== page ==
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Student activism is working – and fear-mongering cannot hold us back

By Matti Haacke     4/10/24 2:41pm

Editor’s Note: This is a guest opinion that has been submitted by a member of the Rice community. The views expressed in this opinion are those of the author and do not necessarily represent or reflect the views of the Thresher or its editorial board. All guest opinions are fact-checked to the best of our ability and edited for clarity and conciseness by Thresher editors.

S.RES 02, titled “Student Association Boycott and Divestment from Corporations Complicit in the Ongoing Genocide in Gaza,” was presented to the Student Association on March 25. This resolution proposes the creation of an Ethical Spending Advisory Board designed to ensure that Blanket Tax funds are not dedicated to corporations that are complicit in Israeli colonial violence and apartheid based on guidelines created by the BDS movement. S.RES 02 also calls on Rice University to divest its endowment from these corporations and to disentangle itself from the war economy more generally. 

S.RES 02 implements divestment as a powerful political tool to dismantle systems of racism, oppression and warfare. It joins the calls for divestment in the Israeli colonial war machine that are now echoing across the United States, following in the footsteps of student divestment movements that targeted South Africa and were key to its liberation. S.RES 02 would be a powerful first step in a long-term campaign towards divesting from Israeli apartheid and colonial violence more broadly at an institutional level.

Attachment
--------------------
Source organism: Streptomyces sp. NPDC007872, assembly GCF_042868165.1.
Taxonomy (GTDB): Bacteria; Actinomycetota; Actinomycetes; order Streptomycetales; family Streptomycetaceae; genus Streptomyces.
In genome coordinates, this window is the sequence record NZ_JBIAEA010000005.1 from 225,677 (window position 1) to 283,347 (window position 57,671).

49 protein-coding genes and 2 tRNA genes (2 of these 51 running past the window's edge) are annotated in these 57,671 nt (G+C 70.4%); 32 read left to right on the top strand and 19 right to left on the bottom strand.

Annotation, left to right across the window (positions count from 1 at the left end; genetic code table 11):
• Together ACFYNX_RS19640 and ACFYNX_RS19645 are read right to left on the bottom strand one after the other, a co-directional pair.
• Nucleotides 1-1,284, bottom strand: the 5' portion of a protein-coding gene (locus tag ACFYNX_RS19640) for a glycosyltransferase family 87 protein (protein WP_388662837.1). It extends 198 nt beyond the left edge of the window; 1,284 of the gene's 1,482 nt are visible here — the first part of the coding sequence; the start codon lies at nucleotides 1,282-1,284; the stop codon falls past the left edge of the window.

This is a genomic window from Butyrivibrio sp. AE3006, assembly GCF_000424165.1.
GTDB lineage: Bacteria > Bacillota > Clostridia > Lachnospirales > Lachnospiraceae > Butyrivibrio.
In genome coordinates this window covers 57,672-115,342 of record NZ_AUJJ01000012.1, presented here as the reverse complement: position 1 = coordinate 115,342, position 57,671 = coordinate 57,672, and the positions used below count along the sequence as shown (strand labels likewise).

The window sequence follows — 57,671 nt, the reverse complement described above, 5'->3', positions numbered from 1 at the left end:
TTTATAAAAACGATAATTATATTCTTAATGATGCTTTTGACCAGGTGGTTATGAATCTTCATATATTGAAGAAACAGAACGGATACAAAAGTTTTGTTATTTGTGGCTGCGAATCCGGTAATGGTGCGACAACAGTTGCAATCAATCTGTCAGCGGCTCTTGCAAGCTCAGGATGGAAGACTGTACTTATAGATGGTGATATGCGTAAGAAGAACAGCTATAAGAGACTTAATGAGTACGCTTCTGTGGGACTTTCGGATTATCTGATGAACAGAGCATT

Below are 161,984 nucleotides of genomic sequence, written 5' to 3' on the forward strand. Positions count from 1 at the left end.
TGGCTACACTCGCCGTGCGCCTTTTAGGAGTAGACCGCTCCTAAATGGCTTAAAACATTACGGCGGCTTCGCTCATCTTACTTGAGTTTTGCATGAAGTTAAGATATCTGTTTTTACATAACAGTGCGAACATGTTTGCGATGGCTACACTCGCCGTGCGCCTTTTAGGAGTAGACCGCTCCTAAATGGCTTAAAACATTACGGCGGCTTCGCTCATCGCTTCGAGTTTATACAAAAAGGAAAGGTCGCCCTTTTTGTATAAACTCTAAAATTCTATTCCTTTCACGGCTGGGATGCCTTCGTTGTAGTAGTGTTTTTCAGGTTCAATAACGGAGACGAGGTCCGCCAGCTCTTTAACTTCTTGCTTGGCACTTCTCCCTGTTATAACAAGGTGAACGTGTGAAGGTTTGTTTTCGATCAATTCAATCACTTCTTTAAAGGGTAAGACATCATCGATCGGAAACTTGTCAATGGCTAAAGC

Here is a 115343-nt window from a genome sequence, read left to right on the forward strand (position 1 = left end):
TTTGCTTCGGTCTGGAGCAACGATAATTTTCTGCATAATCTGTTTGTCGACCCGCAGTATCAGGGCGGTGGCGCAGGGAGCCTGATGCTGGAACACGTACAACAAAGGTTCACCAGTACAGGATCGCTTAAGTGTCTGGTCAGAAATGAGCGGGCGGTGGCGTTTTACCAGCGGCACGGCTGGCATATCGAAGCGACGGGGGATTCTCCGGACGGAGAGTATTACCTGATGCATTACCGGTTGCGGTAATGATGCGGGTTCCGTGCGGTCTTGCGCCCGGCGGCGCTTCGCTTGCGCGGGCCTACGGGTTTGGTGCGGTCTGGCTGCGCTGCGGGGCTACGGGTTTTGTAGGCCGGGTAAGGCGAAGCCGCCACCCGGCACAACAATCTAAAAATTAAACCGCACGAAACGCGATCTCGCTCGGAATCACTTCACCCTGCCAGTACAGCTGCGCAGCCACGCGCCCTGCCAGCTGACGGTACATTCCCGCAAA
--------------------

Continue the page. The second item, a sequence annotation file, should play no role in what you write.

Just two days after proposing the resolution, the two Senator co-sponsors and the Student Association president received an order from Richard Baker of the Office of Access, Equity and Equal Opportunity to halt voting on the resolution indefinitely due to a complaint from a single student. The complaint alleged that S.RES 02 proposes an antisemitic policy based on the false claim that the resolution could entail the defunding of Jewish student organizations in the future.

However, this is clearly an attempt to falsely discredit the resolution, which does not restrict, in any way, funding to any Blanket Tax or other student organizations. Rather, it calls for the ethical spending of Blanket Tax funds by existing student organizations. No organization under this resolution would lose funding. 

The fact that this single complaint blocked the democratic process of voting sets a dangerous precedent that blatantly disregards student freedoms, democratic practices and the will of the student body. We cannot establish a university standard for policing speech and political activism that immediately conflates any criticism of the state of Israel with antisemitism. The same standards do not apply to the sanctioning of China, Russia, Iran or the divestment from South Africa. The critique of the actions of states represents legitimate and necessary political discourse.